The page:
“It Might As Well Rain Until September” and “Some Kind of Wonderful” document the early success of the young couple. Then come other hits by Mann and Weil like “He’s Sure the Boy I Love” and “Walking in the Rain.”
“Will You Love Me Tomorrow,” “Up on the Roof,” “On Broadway,” “The Locomotion” and “One Fine Day” are but a few of the songs given an opportunity to shine with nice choreography by Josh Prince. Scenic design by Derek McLane and costumes by Alejo Vietti also enhance the vocal performances greatly.
The second act shows the young couple spinning out of control and out of love as Goffin begins to suffer from the ravages of drug abuse and mental illness, forcing his young bride to have to grow up in a hurry. Mann expresses his love for Weil, but she is reluctant to ruin a successful songwriting team with the prospect of an unhappy marriage. Eventually, that too is resolved.
When the final, classic songs from “Tapestry” are heard – “It’s Too Late,” “You’ve Got a Friend,” “(You Make Me Feel Like) A Natural Woman” and “Beautiful” – the audience has taken a journey with King to a place where her insecurities are broken down and she begins to shine as a solo performer.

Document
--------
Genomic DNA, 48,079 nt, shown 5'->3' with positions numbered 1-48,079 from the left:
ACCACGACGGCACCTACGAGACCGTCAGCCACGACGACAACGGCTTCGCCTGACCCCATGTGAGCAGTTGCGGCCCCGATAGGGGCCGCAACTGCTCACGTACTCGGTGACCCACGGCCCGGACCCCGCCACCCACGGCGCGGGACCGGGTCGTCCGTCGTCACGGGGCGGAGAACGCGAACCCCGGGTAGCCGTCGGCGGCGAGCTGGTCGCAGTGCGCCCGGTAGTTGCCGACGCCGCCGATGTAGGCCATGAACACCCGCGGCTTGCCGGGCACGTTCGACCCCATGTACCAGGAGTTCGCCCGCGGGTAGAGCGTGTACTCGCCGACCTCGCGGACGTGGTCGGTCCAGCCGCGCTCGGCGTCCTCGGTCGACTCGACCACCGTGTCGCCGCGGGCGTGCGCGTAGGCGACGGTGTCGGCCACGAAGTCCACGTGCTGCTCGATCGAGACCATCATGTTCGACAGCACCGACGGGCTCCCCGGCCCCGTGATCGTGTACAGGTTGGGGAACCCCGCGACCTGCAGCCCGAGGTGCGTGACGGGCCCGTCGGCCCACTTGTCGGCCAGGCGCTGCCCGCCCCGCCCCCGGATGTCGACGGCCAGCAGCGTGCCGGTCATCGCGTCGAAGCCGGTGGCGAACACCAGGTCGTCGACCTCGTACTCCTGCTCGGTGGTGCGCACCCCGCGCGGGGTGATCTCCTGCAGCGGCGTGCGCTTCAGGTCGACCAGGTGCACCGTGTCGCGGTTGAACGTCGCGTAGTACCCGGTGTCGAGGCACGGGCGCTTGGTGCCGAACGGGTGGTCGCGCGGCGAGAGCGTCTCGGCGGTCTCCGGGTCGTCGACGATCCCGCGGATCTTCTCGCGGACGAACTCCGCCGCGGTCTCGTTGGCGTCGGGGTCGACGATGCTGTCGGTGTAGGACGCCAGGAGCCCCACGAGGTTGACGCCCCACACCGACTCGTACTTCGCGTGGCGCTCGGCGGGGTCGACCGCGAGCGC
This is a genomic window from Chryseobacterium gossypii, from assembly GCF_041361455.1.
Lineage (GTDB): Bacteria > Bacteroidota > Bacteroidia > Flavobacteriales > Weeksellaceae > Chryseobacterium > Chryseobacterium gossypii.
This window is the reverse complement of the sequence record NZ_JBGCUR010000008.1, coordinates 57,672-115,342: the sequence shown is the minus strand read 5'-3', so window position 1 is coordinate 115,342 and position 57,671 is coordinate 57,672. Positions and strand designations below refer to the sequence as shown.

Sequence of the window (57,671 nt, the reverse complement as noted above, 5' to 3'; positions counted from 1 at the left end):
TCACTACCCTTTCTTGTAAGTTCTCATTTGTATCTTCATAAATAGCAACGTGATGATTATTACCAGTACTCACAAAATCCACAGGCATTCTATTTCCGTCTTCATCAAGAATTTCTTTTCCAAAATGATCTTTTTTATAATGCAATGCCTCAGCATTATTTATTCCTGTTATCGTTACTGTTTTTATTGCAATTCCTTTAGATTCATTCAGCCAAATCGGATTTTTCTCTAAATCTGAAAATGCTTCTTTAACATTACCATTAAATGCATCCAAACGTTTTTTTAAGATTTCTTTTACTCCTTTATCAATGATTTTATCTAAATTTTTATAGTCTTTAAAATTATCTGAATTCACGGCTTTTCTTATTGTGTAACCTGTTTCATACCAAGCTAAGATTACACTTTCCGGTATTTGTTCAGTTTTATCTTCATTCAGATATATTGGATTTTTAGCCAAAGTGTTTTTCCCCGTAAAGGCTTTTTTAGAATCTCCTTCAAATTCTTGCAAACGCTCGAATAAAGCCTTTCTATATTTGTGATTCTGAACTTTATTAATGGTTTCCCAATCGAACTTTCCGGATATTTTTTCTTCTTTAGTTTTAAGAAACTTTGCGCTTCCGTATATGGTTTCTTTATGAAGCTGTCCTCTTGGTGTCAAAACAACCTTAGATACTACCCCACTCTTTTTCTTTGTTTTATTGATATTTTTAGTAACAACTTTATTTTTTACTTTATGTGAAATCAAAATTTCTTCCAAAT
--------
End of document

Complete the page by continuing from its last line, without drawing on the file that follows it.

The word on the show had been positive and upbeat even before the Tony Awards. Following Mueller’s Tony Award, the musical has been establishing new records at the Stephen Sondheim Theatre, playing to standing room only audiences. With the highest gross ever seen there, tickets are extremely difficult to get, but are highly recommended.
Ticket prices for “Beautiful” range from $99.00 – $169.00 and are available for purchase via Telecharge.com or by calling 212-239-6200. Additionally, they may be obtained in person at the Sondheim Theatre box office.
“Beautiful: The Carole King Musical” plays at the Stephen Sondheim Theatre, 124 W. 43rd Street, Tuesday through Thursday at 7:00 p.m. and Friday and Saturday at 8:00 p.m. Matinees are held Wednesday and Saturday at 2:00 p.m. and on Sunday at 3:00 p.m.